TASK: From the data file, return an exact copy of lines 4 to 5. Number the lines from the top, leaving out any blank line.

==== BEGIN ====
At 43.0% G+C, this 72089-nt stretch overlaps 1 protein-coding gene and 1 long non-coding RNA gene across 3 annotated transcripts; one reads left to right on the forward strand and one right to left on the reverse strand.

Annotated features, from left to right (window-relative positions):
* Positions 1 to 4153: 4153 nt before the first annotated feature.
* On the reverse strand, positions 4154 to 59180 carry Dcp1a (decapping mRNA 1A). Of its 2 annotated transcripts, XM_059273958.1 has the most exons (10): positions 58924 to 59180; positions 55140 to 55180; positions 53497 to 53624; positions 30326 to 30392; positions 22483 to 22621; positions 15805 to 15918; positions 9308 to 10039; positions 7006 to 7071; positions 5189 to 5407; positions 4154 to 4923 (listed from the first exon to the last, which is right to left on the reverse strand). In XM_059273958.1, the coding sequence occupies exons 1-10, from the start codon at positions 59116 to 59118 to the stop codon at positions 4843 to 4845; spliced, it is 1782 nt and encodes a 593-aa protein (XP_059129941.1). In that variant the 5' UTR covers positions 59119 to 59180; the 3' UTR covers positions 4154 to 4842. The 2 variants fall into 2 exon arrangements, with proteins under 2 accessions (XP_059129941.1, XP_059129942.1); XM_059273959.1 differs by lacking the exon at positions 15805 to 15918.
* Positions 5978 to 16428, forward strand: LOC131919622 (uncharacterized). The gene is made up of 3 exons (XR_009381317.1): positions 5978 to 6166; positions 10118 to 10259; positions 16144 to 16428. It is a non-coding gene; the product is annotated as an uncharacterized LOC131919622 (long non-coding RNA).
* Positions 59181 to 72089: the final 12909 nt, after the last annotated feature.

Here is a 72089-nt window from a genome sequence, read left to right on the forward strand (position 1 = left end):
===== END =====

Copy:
* On the reverse strand, positions 4154 to 59180 carry Dcp1a (decapping mRNA 1A). Of its 2 annotated transcripts, XM_059273958.1 has the most exons (10): positions 58924 to 59180; positions 55140 to 55180; positions 53497 to 53624; positions 30326 to 30392; positions 22483 to 22621; positions 15805 to 15918; positions 9308 to 10039; positions 7006 to 7071; positions 5189 to 5407; positions 4154 to 4923 (listed from the first exon to the last, which is right to left on the reverse strand). In XM_059273958.1, the coding sequence occupies exons 1-10, from the start codon at positions 59116 to 59118 to the stop codon at positions 4843 to 4845; spliced, it is 1782 nt and encodes a 593-aa protein (XP_059129941.1). In that variant the 5' UTR covers positions 59119 to 59180; the 3' UTR covers positions 4154 to 4842. The 2 variants fall into 2 exon arrangements, with proteins under 2 accessions (XP_059129941.1, XP_059129942.1); XM_059273959.1 differs by lacking the exon at positions 15805 to 15918.
* Positions 5978 to 16428, forward strand: LOC131919622 (uncharacterized). The gene is made up of 3 exons (XR_009381317.1): positions 5978 to 6166; positions 10118 to 10259; positions 16144 to 16428. It is a non-coding gene; the product is annotated as an uncharacterized LOC131919622 (long non-coding RNA).